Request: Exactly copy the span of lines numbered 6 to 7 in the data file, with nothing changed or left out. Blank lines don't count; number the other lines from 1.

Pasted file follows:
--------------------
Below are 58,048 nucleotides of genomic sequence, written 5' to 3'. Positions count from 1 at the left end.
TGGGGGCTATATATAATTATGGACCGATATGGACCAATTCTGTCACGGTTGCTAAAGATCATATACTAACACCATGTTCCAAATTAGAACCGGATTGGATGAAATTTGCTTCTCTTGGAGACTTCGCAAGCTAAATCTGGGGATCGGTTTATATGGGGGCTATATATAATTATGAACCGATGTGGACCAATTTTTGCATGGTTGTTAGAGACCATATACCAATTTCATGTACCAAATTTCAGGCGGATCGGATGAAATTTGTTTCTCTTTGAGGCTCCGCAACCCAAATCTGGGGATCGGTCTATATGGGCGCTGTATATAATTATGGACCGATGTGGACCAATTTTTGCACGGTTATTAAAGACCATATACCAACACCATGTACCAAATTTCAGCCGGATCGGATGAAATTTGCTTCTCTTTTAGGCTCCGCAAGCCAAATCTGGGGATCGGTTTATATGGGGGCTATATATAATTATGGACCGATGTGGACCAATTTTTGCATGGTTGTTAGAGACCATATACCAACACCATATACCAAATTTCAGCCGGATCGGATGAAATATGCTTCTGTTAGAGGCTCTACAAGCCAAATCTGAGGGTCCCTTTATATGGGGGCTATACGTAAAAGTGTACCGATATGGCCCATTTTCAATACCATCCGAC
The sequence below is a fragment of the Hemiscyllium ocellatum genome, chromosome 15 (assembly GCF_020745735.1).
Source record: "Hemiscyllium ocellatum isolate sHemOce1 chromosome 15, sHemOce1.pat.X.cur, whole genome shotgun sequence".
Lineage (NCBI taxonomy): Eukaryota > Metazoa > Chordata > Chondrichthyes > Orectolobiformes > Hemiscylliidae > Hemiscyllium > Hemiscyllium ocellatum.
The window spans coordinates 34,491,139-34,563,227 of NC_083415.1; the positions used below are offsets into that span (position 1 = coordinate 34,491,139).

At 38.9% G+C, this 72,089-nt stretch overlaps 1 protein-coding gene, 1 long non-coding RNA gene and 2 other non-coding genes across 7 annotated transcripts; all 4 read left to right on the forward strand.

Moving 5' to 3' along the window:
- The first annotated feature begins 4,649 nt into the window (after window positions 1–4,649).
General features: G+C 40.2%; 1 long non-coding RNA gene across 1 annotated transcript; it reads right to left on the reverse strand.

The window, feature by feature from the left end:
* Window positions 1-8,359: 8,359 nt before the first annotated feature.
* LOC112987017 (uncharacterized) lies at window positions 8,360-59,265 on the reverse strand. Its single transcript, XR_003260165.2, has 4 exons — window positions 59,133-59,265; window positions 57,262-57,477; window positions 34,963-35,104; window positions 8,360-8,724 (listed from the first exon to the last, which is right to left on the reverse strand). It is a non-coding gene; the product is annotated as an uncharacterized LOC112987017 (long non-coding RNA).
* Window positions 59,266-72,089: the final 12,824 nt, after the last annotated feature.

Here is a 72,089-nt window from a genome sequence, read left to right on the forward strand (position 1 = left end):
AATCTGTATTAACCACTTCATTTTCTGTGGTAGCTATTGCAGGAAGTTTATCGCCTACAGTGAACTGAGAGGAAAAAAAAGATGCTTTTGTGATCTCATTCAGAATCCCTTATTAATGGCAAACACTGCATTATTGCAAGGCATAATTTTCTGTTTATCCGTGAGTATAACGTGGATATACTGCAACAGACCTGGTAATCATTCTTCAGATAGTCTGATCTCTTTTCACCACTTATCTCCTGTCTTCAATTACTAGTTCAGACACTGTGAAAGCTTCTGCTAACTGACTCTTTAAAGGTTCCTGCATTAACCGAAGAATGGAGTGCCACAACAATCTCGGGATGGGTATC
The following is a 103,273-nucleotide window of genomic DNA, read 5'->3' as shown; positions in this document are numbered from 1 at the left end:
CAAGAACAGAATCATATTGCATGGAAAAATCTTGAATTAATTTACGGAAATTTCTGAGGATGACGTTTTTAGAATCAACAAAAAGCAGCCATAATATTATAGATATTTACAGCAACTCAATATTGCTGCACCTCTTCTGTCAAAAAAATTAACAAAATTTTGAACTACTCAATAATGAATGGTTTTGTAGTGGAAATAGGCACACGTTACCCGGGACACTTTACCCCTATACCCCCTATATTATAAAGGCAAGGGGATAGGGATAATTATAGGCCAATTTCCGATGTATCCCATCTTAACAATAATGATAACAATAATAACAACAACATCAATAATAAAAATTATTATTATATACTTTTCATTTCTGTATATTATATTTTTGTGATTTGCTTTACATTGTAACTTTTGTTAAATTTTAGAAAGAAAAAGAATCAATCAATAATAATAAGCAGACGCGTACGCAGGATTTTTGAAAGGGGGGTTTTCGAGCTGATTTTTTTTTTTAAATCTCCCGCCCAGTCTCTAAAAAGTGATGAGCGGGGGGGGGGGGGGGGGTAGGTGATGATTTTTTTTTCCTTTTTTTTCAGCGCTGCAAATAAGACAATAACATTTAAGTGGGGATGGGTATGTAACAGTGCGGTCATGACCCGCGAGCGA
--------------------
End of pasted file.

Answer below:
The window spans coordinates 34,491,139-34,563,227 of NC_083415.1; the positions used below are offsets into that span (position 1 = coordinate 34,491,139).

At 38.9% G+C, this 72,089-nt stretch overlaps 1 protein-coding gene, 1 long non-coding RNA gene and 2 other non-coding genes across 7 annotated transcripts; all 4 read left to right on the forward strand.